“How sad if we pass through life and never see it with the eyes of a child…When we start off in life, we look at reality with wonder, but it isn’t the intelligent wonder of the mystics; it’s the formless wonder of the child. Then wonder dies and is replaced by boredom, as we develop language, words, and concepts. Then hopefully, if we’re lucky, we’ll return to wonder again.” – Anthony de Mello
One of the disadvantages of growing up is the loss of your “child’s eye”, that simple accepting, sense of wonder of first time-experiences unmarked by skepticism or cynicism.
After reading a comment from Sean McGinnis on a SpinSucks post about developing social content for B2B companies, I began looking for resources on how we might lighten up the reality-based shades we adults wear and so we can better see and appreciate what our businesses have to offer our clients.
Naturally, we have to create programs that deliver a business outcome, whatever that may be, but staying open to those creative possibilities could help us deliver the right ideas.
I came up with short list of resources (some of which themselves are expansive) to help keep the child-like wonder alive.
1. One Man’s Wonder, by writer, traveler and marcom agency owner Jeffery Willus, is about looking further, paying attention, making time for discovery, celebrating little things, and being open to wonder. Check out his “How To Be in the Moment – 101 Tips” series.
2. 50 Ways to Lighten Up & Become Child Like Again. Many of these seem elemental, but they resonated with me. When my son was much younger and yanking open our kitchen cabinet doors (and subsequently baby-proofing the place) I decided to make one small cabinet completely his. I called it “The Discovery Vault”. Each day I’d place something new for him to discover and play with. It got to the point that if I’d forgotten to put something new, he’d show disappointment. He wanted to keep the vault fresh. Reminds me of fresh content.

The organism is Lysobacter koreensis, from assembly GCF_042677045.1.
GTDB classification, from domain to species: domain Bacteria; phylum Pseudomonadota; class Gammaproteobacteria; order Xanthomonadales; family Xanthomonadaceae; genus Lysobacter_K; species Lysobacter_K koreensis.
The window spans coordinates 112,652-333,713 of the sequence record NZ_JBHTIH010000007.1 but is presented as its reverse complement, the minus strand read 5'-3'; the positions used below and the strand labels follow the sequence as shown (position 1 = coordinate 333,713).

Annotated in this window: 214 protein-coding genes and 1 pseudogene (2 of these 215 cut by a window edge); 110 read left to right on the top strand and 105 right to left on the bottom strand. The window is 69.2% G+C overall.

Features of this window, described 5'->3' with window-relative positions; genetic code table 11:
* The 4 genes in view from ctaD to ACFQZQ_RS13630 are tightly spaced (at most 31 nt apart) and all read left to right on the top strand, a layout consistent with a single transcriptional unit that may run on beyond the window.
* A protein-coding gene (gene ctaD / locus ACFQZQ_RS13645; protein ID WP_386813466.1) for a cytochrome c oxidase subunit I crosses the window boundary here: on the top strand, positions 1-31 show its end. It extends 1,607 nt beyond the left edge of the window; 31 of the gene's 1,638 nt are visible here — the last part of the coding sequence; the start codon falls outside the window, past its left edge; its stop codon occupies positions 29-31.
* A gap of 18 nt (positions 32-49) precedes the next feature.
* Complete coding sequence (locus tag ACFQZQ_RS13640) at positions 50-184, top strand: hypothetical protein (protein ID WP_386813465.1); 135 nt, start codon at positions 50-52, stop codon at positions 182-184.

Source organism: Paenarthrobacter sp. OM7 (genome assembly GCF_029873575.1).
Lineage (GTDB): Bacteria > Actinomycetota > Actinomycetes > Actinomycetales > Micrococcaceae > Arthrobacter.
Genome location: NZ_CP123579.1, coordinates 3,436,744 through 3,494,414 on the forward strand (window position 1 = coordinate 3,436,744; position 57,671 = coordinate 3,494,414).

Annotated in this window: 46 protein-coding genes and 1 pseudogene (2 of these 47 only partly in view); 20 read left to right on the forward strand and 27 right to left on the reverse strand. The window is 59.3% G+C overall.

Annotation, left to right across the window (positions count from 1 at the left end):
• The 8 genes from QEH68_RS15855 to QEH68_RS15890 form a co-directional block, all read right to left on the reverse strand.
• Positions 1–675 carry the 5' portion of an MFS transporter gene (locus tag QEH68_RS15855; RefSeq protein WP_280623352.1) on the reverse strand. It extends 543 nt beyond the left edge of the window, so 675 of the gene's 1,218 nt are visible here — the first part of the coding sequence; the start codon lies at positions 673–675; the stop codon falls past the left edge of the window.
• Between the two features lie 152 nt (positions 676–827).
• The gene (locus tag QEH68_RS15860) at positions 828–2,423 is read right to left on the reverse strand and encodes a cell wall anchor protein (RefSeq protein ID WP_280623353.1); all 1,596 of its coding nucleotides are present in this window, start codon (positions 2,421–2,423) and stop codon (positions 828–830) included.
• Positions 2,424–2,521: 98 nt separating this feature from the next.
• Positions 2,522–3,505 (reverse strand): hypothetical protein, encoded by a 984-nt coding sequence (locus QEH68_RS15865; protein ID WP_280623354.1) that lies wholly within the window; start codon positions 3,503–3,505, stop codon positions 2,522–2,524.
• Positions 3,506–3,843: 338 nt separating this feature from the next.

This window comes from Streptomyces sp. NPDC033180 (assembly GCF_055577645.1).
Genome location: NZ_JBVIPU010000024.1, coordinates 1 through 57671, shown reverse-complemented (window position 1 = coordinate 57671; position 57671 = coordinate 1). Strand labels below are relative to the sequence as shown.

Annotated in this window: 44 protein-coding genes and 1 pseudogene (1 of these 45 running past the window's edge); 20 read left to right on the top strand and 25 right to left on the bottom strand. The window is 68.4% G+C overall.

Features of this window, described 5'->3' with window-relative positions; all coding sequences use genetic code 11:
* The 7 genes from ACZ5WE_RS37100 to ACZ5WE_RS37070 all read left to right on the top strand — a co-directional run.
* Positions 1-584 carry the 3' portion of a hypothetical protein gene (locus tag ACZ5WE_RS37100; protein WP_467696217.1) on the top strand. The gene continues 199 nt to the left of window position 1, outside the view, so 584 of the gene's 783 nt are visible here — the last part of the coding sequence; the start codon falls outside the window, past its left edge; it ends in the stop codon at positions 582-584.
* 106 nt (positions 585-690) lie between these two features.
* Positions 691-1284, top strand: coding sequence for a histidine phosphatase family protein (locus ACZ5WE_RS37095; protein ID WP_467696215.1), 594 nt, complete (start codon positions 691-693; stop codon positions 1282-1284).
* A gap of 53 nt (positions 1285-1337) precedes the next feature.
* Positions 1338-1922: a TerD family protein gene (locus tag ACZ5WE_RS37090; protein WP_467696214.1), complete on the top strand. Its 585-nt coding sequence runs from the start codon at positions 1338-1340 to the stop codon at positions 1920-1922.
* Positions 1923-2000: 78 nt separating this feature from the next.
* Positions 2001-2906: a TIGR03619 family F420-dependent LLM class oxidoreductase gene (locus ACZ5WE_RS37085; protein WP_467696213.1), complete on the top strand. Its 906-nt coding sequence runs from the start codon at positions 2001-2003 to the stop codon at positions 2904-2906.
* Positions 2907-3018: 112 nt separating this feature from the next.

4. If these don’t resonate, take the adult path of negative/positive reinforcement with “How to stifle your creativity in 10 easy steps”. Number one on the list goes to the heart of thinking like an adult versus a kid.
So what did I get out of these? It came through loud and clear. As adults running businesses, we have to act realistically, sensibly and rationally… most of the time. When we can free ourselves, dreaming, curiosity, and wishful thinking — all of the traits a child would have – keep us open to endless possibilities.
How do you keep you child’s eye open and alive?